Dake et al. [9] surveyed 3,408 middle and high school students in the Midwestern states and found that, in contrast to findings in the Oregon survey, that male participation (11%) exceeded female participation (7%). High school students (11%) were more likely to participate than middle school students (5%). Another survey of 2,504 youths aged 9 to 18 conducted in Texas and Ontario found 68% had heard about the game, 45% knew somebody who played it, 6.6% had tried it, and 40% felt there was no risk associated with participating in TCG [3].

We found no prior studies that addressed either the effect of education in reducing the lack of understanding of the risks of TCG, or the impact of education on interest in participation in this activity. Although they were not studying the effect of education, McClave et al. [5] did conclude that educators and other adults who work with adolescents should educate students regarding the dangers of TCG and reiterated that no evidence exists to suggest that offering education increases the risk of engaging in risky behavior. This study was developed to explore these issues, and to better understand school-aged children’s awareness of and attitudes about TCG. Two primary study objectives were identified: the first to determine if education would increase awareness of the risk of injury when playing TCG; the second to determine if education would decrease interest in TCG participation.

This study was approved by the Institutional Review Board (IRB) of the University of California Davis, and supported by the University of California Davis Medical Center Nursing Research Mentorship Program and the National Center for Advancing Translational Sciences, National Institutes of Health.

Methods

Human subject’s approval and surveys used

A waiver of written consent was approved by the institutional review board (IRB). Pre and post-education surveys were designed by the authors and developed independent of the education program based on a literature review. Two authors reviewed the survey questions for face validity and pilot tested the survey questions with 4 adolescents. Surveys included multiple-choice questions to explore awareness of and attitudes about TCG using the eight Likert Scale statements shown in Table 1 through 3. A demographics section was included with the post-education survey to determine participant’s age, sex and race.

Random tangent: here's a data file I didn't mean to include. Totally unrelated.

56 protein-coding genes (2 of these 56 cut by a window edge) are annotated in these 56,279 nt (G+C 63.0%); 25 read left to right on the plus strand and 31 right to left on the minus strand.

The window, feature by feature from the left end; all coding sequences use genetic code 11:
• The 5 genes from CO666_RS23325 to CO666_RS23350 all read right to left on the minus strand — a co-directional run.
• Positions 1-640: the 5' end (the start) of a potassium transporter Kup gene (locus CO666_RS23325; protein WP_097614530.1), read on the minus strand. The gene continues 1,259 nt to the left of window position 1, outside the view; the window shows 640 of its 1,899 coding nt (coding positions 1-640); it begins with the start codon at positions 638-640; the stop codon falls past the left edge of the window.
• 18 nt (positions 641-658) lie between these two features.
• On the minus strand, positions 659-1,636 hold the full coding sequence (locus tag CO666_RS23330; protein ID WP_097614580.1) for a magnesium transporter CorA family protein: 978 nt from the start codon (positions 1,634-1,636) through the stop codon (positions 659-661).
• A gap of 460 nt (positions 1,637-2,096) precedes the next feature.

Statement Cedar City, UT Rocklin, CA Difference between sites
Mean Change Pre-Post (std) p Mean Change Pre-Post (std) p p
1. I am interested in playing TCG. 0.025 (0.56) 0.17 0.34 (0.71) <0.001 <0.001
2. TCG is dangerous. 0 (0.88) 1.0 -0.38 (0.88) <0.001 <0.001
3. If invited to play TCG I would say ‘no’. -0.189 (0.76) <0.001 -0.26 (0.99) <0.001 0.023
4. I would warn my friends not to play TCG. -0.064 (0.72) 0.15 -0.32 (0.76) <0.001 <0.001
5. It is safe to stop breathing for less than one minute. 0.013 (1.2) 0.73 0.35 (1.1) <0.001 <0.001
6. Playing TCG can be addictive. -0.37 (0.98) <0.001 -0.22 (0.76) <0.001 0.27
7. I am likely to play TCG. -0.044 (0.91) 0.73 0.17 (0.95) 0.015 0.005
8. Playing TCG is safer than using drugs or alcohol. 0.41 (1.1) <0.001 0.83 (0.94) <0.001 <0.001

Table 1. Changes in disagreement from pre-to post-education Likert scale responses and difference in change between sites.

Education provided

Erik’s Cause, an independent not-for-profit organization whose mission is to bring TCG awareness into the national spotlight so parents and children understand its true dangers conducted the education at both survey locations [10]. An interactive, standardized, 45 min skills-based education program utilizing PowerPoint, video, and oral presentation methods was provided in a classroom setting during six sessions of approximately 15 to 30 students each.

Sampling procedure

Convenience sampling was used to choose the schools. The Cedar City School in Utah was selected because Erik’s cause had a scheduled education event occurring at that location. The Cedar City students were attending a voluntary Friday-Saturday leadership conference offered to all area public junior and senior high students by Leaders for Life, a regional not-for-profit organization whose mission is to provide a unique opportunity for youth/students to escape the cycle of destructive behavior through education [11]. Rocklin Academy Charter School was selected because it is a Charter School and the California based sample represented a different population than the public, Utah based Cedar City School. Rocklin junior and senior high students were participating in a weeklong “Hero Week” during regular school hours. Participants at both sites were 9 to 18 years of age, had parental consent to receive the education, were physically and mentally capable of completing the survey, and were willing to participate in the study. Students were instructed that participation was voluntary, that they should not put their name on the surveys, and that all results would remain anonymous. Surveys were distributed to 163 participants in Cedar City, Utah on March 28, 2014, and 128 students in Rocklin, California on September 15, 2014. All students who attended these two events voluntarily agreed to complete surveys.